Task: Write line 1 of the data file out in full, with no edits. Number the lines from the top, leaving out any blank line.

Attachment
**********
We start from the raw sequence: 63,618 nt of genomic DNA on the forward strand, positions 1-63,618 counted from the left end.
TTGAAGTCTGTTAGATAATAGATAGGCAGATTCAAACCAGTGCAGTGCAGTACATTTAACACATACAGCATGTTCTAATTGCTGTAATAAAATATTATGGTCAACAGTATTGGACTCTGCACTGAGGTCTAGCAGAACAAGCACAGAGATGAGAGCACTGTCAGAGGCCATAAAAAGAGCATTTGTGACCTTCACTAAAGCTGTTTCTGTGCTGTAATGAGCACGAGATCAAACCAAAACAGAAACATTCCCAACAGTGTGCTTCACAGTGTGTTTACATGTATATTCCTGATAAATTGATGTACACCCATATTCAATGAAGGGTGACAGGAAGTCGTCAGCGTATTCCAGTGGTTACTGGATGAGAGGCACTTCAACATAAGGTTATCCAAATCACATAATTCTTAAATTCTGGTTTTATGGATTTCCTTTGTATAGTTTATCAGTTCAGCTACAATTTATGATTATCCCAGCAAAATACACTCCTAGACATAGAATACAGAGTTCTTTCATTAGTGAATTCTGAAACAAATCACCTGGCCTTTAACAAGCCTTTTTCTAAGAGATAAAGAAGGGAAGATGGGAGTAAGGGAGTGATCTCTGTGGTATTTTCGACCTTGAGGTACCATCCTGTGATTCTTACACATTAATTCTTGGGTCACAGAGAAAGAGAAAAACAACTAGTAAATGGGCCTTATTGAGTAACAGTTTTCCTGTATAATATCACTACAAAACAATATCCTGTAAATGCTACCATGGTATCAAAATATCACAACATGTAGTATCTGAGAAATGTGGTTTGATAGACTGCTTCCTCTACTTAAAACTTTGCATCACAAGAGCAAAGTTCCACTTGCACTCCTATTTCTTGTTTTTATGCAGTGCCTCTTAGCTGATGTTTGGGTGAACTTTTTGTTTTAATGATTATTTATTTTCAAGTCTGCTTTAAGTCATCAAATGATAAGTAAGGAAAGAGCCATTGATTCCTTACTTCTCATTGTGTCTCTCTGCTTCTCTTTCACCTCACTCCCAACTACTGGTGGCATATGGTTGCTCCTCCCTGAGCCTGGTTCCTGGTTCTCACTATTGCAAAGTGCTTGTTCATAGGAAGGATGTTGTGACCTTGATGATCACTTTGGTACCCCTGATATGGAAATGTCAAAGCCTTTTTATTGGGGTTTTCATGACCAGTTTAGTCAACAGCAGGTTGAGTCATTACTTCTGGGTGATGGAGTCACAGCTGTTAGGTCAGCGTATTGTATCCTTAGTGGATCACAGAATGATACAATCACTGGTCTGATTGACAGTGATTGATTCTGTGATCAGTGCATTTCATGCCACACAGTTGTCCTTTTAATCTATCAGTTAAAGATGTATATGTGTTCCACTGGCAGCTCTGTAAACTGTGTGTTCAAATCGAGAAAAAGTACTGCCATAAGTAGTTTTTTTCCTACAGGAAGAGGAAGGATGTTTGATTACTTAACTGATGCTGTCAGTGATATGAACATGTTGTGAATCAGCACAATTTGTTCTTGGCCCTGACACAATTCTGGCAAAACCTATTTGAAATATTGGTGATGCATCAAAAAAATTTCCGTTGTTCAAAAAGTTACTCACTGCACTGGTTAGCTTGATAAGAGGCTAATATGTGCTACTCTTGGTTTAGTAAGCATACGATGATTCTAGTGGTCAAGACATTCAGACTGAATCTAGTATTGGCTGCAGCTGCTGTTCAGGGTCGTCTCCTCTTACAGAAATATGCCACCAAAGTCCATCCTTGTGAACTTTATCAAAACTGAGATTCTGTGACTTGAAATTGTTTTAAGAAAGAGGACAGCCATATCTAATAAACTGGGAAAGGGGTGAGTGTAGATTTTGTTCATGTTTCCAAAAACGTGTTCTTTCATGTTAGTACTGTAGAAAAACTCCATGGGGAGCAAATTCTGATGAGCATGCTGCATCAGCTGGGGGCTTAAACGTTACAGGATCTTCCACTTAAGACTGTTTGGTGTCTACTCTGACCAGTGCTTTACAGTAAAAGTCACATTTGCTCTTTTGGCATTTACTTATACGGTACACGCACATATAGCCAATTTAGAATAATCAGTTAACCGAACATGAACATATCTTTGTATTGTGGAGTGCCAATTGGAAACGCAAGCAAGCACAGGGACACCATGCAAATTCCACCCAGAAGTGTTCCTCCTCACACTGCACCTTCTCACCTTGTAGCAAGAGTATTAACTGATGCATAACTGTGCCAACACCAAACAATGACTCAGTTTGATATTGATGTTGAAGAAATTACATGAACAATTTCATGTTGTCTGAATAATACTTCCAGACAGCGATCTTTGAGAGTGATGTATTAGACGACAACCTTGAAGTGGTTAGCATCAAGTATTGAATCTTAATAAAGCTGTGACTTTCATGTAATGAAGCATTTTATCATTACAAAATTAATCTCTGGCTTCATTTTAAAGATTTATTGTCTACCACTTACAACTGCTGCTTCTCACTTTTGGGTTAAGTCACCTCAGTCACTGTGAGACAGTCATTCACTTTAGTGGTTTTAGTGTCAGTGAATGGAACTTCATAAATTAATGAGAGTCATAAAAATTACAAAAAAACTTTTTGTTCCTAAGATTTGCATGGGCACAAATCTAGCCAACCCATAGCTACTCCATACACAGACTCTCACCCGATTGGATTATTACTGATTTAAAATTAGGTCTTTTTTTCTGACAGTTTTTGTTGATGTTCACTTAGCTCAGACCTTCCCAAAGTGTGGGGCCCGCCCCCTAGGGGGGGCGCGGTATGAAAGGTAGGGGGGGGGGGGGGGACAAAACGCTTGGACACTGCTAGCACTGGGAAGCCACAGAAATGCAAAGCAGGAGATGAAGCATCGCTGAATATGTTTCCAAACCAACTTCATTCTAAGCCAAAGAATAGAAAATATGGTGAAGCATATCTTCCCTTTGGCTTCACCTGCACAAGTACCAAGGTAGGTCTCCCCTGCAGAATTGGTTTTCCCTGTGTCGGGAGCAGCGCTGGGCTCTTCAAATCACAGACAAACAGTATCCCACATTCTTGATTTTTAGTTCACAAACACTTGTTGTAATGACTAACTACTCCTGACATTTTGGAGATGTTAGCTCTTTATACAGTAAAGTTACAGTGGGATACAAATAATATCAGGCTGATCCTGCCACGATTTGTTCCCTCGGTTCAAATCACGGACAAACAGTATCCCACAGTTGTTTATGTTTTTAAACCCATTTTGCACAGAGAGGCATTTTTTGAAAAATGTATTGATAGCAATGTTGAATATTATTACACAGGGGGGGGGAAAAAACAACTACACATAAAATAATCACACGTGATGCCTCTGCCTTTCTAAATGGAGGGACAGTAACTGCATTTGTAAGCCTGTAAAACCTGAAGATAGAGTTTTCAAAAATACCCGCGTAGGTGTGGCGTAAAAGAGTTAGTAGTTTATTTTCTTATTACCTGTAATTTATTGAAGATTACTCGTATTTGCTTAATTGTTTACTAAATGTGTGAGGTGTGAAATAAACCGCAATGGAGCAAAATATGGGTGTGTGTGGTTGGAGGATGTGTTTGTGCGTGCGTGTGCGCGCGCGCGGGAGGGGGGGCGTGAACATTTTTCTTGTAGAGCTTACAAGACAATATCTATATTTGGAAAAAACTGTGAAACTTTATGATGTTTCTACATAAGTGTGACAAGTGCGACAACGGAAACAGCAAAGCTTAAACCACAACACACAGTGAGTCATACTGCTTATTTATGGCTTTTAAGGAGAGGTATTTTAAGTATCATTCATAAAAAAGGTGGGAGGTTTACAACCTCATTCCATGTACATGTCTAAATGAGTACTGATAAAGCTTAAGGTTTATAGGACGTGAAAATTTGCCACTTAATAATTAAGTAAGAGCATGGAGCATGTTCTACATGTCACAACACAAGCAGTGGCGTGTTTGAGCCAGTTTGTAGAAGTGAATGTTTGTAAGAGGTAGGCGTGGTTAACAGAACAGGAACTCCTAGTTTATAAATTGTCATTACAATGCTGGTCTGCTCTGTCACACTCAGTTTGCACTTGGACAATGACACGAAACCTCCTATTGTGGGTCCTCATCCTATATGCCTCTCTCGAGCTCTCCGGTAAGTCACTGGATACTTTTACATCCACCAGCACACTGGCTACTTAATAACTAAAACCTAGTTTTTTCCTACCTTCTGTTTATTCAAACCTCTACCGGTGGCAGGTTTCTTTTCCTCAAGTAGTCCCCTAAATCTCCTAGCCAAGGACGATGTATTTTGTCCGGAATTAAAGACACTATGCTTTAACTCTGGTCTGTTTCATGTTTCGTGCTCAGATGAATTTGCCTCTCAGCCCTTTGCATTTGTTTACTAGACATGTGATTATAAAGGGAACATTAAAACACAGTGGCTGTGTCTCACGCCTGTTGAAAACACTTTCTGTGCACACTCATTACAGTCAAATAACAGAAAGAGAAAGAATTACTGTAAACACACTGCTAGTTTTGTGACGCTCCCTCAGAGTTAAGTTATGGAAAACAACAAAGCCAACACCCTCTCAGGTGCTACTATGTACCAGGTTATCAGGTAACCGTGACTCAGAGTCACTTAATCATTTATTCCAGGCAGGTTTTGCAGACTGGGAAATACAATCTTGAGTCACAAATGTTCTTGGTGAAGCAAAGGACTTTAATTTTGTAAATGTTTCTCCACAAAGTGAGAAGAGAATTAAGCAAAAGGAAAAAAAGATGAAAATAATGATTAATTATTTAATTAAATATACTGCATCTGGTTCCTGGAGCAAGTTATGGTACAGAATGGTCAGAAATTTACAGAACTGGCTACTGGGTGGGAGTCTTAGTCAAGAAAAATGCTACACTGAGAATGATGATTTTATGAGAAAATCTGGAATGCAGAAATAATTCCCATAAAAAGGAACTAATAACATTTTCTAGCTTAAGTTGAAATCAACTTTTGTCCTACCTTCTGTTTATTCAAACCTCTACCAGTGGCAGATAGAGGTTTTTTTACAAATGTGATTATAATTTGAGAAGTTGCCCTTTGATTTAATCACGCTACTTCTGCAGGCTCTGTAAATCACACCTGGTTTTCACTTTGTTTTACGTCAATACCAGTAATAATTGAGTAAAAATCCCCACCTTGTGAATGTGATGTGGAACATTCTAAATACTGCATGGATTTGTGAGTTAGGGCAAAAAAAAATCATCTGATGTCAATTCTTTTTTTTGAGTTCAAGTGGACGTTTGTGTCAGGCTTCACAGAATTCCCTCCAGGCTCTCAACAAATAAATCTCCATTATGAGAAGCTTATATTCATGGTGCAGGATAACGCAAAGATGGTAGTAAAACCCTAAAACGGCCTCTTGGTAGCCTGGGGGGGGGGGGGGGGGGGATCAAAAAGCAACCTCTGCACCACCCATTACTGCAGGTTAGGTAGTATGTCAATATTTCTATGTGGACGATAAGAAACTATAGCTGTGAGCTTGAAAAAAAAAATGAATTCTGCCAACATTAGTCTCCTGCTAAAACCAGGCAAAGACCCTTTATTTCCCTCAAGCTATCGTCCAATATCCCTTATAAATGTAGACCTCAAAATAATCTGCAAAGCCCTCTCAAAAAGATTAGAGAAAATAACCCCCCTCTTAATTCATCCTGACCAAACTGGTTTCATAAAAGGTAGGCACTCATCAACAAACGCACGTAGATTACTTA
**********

We start from the raw sequence: 63,618 nt of genomic DNA on the forward strand, positions 1-63,618 counted from the left end.